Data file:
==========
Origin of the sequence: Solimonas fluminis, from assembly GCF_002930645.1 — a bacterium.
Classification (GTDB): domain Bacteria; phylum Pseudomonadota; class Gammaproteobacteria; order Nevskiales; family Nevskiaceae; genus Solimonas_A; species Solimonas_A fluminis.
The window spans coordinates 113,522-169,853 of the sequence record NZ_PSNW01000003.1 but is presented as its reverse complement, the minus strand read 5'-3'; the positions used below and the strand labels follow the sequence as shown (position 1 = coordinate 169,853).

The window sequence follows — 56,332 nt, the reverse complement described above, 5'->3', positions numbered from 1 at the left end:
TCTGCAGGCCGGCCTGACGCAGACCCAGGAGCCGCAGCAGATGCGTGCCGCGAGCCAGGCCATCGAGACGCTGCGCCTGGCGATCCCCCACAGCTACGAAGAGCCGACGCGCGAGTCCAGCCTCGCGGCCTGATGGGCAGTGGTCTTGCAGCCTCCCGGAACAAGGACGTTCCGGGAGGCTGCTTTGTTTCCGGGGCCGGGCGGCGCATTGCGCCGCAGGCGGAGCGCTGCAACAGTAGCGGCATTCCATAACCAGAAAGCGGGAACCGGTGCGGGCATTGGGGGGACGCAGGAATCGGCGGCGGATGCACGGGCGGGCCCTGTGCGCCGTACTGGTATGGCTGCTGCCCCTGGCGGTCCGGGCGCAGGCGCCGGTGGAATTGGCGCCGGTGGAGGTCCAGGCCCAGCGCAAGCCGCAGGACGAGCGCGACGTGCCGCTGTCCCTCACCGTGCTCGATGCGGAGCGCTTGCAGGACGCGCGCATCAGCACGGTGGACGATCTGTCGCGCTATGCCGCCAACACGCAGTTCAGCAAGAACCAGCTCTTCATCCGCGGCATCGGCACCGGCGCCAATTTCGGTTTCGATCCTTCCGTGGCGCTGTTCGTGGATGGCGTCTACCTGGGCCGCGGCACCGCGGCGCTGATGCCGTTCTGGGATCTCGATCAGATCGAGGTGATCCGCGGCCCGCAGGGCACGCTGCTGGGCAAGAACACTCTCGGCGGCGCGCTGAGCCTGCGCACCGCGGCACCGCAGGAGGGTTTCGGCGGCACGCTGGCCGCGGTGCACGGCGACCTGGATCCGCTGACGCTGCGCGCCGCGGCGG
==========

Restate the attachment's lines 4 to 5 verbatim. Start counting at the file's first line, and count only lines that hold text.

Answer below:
The window sequence follows — 56,332 nt, the reverse complement described above, 5'->3', positions numbered from 1 at the left end:
TCTGCAGGCCGGCCTGACGCAGACCCAGGAGCCGCAGCAGATGCGTGCCGCGAGCCAGGCCATCGAGACGCTGCGCCTGGCGATCCCCCACAGCTACGAAGAGCCGACGCGCGAGTCCAGCCTCGCGGCCTGATGGGCAGTGGTCTTGCAGCCTCCCGGAACAAGGACGTTCCGGGAGGCTGCTTTGTTTCCGGGGCCGGGCGGCGCATTGCGCCGCAGGCGGAGCGCTGCAACAGTAGCGGCATTCCATAACCAGAAAGCGGGAACCGGTGCGGGCATTGGGGGGACGCAGGAATCGGCGGCGGATGCACGGGCGGGCCCTGTGCGCCGTACTGGTATGGCTGCTGCCCCTGGCGGTCCGGGCGCAGGCGCCGGTGGAATTGGCGCCGGTGGAGGTCCAGGCCCAGCGCAAGCCGCAGGACGAGCGCGACGTGCCGCTGTCCCTCACCGTGCTCGATGCGGAGCGCTTGCAGGACGCGCGCATCAGCACGGTGGACGATCTGTCGCGCTATGCCGCCAACACGCAGTTCAGCAAGAACCAGCTCTTCATCCGCGGCATCGGCACCGGCGCCAATTTCGGTTTCGATCCTTCCGTGGCGCTGTTCGTGGATGGCGTCTACCTGGGCCGCGGCACCGCGGCGCTGATGCCGTTCTGGGATCTCGATCAGATCGAGGTGATCCGCGGCCCGCAGGGCACGCTGCTGGGCAAGAACACTCTCGGCGGCGCGCTGAGCCTGCGCACCGCGGCACCGCAGGAGGGTTTCGGCGGCACGCTGGCCGCGGTGCACGGCGACCTGGATCCGCTGACGCTGCGCGCCGCGGCGG